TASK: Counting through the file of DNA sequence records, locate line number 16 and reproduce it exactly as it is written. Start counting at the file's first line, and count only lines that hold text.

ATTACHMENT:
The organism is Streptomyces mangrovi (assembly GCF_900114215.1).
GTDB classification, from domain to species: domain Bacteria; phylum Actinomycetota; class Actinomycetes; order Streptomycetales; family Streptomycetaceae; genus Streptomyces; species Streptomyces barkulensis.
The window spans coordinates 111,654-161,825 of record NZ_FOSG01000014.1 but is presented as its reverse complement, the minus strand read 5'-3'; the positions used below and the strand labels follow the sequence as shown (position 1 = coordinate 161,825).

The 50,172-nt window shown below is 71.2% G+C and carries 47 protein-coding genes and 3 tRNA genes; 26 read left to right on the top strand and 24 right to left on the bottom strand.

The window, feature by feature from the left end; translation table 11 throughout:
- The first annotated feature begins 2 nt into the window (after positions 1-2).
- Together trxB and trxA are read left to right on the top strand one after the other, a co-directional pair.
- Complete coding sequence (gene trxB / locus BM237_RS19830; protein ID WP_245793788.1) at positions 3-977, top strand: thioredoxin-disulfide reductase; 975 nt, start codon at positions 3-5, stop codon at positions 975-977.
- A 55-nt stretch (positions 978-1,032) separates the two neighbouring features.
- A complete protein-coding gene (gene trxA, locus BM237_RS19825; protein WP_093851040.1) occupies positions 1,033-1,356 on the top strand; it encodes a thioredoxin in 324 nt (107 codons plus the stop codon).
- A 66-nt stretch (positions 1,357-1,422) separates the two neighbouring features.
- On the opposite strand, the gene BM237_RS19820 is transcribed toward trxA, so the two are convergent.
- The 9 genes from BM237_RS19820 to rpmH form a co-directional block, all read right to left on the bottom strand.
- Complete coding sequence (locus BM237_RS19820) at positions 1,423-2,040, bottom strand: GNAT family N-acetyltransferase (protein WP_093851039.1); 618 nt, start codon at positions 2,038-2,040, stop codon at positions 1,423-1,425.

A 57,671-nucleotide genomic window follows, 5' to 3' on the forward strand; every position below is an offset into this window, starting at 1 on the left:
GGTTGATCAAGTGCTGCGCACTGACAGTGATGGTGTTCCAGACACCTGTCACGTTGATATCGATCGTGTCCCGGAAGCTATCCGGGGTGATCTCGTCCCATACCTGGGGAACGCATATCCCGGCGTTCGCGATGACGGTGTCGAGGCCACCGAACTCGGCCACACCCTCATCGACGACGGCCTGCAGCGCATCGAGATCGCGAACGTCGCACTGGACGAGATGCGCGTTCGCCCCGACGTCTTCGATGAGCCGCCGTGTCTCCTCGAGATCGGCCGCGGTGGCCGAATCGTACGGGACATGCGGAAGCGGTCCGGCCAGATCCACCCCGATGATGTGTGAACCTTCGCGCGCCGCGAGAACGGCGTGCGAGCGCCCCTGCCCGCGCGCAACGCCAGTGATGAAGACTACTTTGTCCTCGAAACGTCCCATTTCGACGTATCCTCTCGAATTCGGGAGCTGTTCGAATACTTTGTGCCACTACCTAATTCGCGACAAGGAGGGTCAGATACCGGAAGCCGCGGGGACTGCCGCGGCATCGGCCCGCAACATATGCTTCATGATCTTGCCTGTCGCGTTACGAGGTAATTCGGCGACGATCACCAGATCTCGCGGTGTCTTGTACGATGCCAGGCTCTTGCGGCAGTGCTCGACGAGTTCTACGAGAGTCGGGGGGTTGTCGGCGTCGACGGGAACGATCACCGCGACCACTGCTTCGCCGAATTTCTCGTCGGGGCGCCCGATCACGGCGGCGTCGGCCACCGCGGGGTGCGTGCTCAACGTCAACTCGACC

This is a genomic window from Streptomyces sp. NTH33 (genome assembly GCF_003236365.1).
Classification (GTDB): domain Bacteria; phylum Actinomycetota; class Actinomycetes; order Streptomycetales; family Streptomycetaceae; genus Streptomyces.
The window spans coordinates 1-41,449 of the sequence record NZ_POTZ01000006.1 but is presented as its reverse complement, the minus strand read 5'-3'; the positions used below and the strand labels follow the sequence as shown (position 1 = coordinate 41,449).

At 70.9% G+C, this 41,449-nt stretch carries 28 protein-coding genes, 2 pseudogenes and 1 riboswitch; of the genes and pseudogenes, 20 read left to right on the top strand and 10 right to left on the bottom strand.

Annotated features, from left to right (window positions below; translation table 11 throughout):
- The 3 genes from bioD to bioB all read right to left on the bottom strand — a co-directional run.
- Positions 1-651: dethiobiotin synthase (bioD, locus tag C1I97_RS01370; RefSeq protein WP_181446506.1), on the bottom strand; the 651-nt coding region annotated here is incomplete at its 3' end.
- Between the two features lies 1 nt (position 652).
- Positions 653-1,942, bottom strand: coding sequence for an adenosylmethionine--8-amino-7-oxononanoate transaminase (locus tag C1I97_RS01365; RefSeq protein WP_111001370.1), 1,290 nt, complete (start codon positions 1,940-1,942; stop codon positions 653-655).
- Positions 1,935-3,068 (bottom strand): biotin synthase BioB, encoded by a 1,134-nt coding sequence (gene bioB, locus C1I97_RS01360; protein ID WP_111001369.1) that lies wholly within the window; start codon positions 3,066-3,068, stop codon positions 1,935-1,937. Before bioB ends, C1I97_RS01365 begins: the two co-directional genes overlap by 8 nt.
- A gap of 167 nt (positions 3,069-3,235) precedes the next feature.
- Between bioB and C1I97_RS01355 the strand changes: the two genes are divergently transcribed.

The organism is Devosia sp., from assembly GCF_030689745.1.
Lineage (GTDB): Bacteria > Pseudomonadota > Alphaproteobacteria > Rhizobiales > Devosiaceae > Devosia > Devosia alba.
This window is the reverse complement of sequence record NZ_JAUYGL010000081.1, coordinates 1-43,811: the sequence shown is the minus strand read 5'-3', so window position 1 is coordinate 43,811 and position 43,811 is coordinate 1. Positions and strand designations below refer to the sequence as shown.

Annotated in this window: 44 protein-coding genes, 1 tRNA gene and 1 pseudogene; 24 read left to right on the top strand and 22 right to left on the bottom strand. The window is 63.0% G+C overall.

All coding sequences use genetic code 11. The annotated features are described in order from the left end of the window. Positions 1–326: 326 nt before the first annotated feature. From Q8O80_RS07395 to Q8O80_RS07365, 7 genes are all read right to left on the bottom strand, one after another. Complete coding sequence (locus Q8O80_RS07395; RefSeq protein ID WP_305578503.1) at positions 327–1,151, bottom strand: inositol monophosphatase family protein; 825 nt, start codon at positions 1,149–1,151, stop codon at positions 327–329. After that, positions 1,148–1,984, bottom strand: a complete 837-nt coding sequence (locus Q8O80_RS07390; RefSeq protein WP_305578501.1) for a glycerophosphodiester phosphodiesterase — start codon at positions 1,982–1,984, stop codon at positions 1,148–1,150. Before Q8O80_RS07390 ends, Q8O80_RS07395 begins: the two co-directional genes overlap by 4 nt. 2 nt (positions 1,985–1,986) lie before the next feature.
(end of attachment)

GGTTGATCAAGTGCTGCGCACTGACAGTGATGGTGTTCCAGACACCTGTCACGTTGATATCGATCGTGTCCCGGAAGCTATCCGGGGTGATCTCGTCCCATACCTGGGGAACGCATATCCCGGCGTTCGCGATGACGGTGTCGAGGCCACCGAACTCGGCCACACCCTCATCGACGACGGCCTGCAGCGCATCGAGATCGCGAACGTCGCACTGGACGAGATGCGCGTTCGCCCCGACGTCTTCGATGAGCCGCCGTGTCTCCTCGAGATCGGCCGCGGTGGCCGAATCGTACGGGACATGCGGAAGCGGTCCGGCCAGATCCACCCCGATGATGTGTGAACCTTCGCGCGCCGCGAGAACGGCGTGCGAGCGCCCCTGCCCGCGCGCAACGCCAGTGATGAAGACTACTTTGTCCTCGAAACGTCCCATTTCGACGTATCCTCTCGAATTCGGGAGCTGTTCGAATACTTTGTGCCACTACCTAATTCGCGACAAGGAGGGTCAGATACCGGAAGCCGCGGGGACTGCCGCGGCATCGGCCCGCAACATATGCTTCATGATCTTGCCTGTCGCGTTACGAGGTAATTCGGCGACGATCACCAGATCTCGCGGTGTCTTGTACGATGCCAGGCTCTTGCGGCAGTGCTCGACGAGTTCTACGAGAGTCGGGGGGTTGTCGGCGTCGACGGGAACGATCACCGCGACCACTGCTTCGCCGAATTTCTCGTCGGGGCGCCCGATCACGGCGGCGTCGGCCACCGCGGGGTGCGTGCTCAACGTCAACTCGACC